I'm older now and I have a life. I no longer have the time, the patience or the money to upgrade, patch or reconfigure my computer when I want to play a game. I used to say that I would never be solely a console gamer, but the simple fact is that I can buy games for my consoles (for the same price as a PC game or cheaper) that look good, sound good, play well and fire right up every time. No searching for drivers, no installing hardware, no upgrading. I buy a console game, put it in and I'm playing it before the PC version would even be installed. That's a hard fact to ignore, especially when I now spend more of my time making my money than spending it.

So, I hate to say it my friends, but I've gone over. After more than twenty years of PC gaming, I am officially done. I've already cleared out the PC game vault and the closet full of spare PC parts and traded in my Thunderbird Gaming Machine for a newer model, with a smaller engine and room for a car seat. I have willingly entered the land of people who sacrifice bells, whistles and shinier pixels for convenience.

That is to say, I have ordered the Code Red. That's the truth. Can you handle it?


You'll be back, they always come back in the end. A little disposable income to build a new rig, the right game calling your name and it's all over baby.

Having just experienced this myself, you're in the sh*tty end of your PC upgrade cycle. You'll get a tax return or a quarterly bonus and suddenly those shiny new parts show up in the mail and it's PC love all over again. My recently upgraded (hell, I replaced everything so I should probably just say new) computer has rekindled my love of PC gaming. So much so that I waited to buy KOTOR II till it came out on the PC simply because I wanted to play it on my PC.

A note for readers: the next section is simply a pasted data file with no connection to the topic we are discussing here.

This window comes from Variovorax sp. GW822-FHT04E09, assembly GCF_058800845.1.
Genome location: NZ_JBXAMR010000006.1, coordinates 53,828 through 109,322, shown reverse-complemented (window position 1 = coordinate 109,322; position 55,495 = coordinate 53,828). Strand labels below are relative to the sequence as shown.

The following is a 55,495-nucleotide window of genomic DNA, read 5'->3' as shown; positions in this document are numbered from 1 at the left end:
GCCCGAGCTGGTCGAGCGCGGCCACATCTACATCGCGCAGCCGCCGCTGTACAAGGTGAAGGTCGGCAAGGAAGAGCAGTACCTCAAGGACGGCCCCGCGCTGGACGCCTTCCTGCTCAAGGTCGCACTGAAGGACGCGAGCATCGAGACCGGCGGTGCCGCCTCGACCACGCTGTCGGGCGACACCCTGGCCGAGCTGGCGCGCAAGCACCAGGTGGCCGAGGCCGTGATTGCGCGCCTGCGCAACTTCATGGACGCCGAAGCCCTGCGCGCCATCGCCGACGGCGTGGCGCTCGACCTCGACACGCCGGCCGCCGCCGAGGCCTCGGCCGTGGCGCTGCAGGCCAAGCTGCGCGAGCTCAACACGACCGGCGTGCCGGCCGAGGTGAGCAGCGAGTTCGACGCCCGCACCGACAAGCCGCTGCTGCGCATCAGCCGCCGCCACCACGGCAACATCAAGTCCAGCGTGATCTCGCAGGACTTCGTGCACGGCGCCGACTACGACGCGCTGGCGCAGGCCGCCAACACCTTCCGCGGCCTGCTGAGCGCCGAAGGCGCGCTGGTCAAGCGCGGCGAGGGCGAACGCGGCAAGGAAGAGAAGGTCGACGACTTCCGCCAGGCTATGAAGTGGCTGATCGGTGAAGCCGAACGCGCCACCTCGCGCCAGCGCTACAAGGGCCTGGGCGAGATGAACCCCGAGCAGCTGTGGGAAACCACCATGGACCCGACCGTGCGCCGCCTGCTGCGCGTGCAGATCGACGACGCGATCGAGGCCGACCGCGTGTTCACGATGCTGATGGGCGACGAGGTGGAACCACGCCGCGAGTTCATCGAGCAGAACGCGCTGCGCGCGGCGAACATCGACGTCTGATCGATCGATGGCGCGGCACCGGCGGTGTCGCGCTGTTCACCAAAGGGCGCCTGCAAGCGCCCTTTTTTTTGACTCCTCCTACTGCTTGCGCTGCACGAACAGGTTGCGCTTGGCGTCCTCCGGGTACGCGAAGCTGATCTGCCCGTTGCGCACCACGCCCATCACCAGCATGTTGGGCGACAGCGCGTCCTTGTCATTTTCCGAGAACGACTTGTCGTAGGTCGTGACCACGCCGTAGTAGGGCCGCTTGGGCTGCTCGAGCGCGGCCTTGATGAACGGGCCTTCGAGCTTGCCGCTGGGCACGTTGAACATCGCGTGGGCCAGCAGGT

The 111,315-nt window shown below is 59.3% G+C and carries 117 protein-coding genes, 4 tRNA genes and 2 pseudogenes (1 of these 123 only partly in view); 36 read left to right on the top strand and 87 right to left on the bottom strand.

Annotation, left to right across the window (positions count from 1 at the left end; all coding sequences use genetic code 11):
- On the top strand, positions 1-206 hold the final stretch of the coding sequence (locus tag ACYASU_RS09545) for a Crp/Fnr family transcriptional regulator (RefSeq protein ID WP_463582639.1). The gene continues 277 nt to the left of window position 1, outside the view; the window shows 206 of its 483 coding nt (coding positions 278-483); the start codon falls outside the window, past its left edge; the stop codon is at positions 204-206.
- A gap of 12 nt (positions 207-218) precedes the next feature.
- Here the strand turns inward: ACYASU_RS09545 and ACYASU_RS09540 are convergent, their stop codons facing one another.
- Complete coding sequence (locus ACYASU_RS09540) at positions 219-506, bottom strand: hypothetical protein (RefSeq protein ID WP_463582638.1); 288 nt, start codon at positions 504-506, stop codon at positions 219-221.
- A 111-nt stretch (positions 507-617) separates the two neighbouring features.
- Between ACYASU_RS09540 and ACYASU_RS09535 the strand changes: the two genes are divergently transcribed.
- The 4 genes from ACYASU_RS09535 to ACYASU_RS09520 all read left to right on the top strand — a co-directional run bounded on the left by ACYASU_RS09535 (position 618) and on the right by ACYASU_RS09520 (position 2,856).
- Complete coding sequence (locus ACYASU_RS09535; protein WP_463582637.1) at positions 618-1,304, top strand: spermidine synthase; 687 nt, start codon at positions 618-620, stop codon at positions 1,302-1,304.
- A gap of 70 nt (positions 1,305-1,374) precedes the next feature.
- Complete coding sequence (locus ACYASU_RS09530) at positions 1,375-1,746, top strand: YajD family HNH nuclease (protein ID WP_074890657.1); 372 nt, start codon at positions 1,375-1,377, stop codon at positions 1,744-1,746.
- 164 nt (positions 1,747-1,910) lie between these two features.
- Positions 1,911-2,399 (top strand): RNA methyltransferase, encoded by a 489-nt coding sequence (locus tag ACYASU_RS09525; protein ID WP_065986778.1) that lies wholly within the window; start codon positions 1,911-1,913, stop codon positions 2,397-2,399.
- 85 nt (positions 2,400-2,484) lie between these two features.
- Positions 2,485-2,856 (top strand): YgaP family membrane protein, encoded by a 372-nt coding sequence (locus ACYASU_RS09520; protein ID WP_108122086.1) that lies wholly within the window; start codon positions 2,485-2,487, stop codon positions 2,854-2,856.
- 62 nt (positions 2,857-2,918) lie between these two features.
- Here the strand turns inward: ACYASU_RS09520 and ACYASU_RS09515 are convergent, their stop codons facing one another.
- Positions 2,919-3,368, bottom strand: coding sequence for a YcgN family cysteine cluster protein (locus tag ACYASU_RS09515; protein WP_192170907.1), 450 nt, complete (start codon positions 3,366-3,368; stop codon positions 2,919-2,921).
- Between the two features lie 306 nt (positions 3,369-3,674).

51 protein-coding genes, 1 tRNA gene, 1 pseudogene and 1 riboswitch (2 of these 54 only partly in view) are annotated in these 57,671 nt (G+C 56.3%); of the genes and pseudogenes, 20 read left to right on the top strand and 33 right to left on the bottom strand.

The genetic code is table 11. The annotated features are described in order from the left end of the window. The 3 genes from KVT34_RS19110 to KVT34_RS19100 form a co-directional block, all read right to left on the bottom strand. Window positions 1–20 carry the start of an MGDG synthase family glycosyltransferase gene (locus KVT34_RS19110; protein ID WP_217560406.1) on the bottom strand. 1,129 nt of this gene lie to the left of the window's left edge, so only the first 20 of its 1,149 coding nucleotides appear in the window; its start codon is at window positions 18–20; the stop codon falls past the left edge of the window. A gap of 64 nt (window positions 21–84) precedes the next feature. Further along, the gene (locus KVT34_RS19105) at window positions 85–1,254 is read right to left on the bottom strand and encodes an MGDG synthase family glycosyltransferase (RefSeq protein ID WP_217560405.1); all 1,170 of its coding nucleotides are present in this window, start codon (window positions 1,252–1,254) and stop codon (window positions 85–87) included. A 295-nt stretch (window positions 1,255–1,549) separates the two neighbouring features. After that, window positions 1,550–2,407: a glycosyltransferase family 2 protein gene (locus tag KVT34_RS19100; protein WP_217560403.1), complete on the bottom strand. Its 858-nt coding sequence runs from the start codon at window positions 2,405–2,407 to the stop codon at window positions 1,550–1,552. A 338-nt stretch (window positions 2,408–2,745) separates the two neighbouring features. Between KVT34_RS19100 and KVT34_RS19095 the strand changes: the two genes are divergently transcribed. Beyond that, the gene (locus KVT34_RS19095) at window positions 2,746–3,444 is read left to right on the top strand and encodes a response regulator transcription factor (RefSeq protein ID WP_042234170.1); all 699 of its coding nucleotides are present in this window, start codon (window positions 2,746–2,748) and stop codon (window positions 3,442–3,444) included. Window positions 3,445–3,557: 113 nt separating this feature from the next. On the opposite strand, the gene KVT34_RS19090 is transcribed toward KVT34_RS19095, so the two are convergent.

Having a sh*tty machine that's racked with technical problems really kills the mood, before my recent upgrade I hadn't upgraded in like 2 years. I know the feeling. I'm just sayin, it'll probably pass.

My first computer was an Atari 800.

The next was some Compaq PoS; it was the Circuit City demo model and was easily had for $600. It was a good 14 years or so between the two computers, and I got it for "word processing" when I went back to college at the ripe old age of 29. Heh, it became a gaming rig about half-way through that first semester. Ran like hell, too. Don't know how many times I had to wipe the slate clean and start over.

Three years later, at 32, a buddy builds me a gaming rig. He's so into PC upgrades that he offers to switch-out (for free, nonetheless) any new video cards he upgrades to on his rig with mine, and from time to time was tossing free RAM my way. All was bliss, until he moved and my ex-girlfriend decides she wanted to play Planescape: Torment so bad and that my machine was so laggy that perhaps downloading a BIOS file would be a good thing . . . to make matters worse, I took it to a local guy to be repaired, and somehow my rig caught fire. He paid me what he thought it was worth.

I took that $500 and put it towards the Dell I now own. Beautiful machine, no problems whatsoever, with all of the bells and whistles . . . and that was three years ago.

Last year I bought an Xbox. I have roughly a dozen games, of which I've played only one all the way through (KotOR). Unfortunately, while I love the ease in which I can toss the CD into the machine and play without any worries or CTDs, I have found the depth of console games extremely lacking. Except for the previously mentioned RPG, not one of the games has enthralled me like Alpha Centauri did, or any of the Baldur's Gate series, the Fallout (even Tactics) series, ad infinitum, ad nauseum.

Want a quick fix, hit the Xbox. I love Mercenaries, ESPN NFL2k5, even The Hobbit and Fable, but in the end I still feel like I'm missing something. Need something with more vigor, vitality, and longevity? It's PC games all the way, Fletcher.

Great article!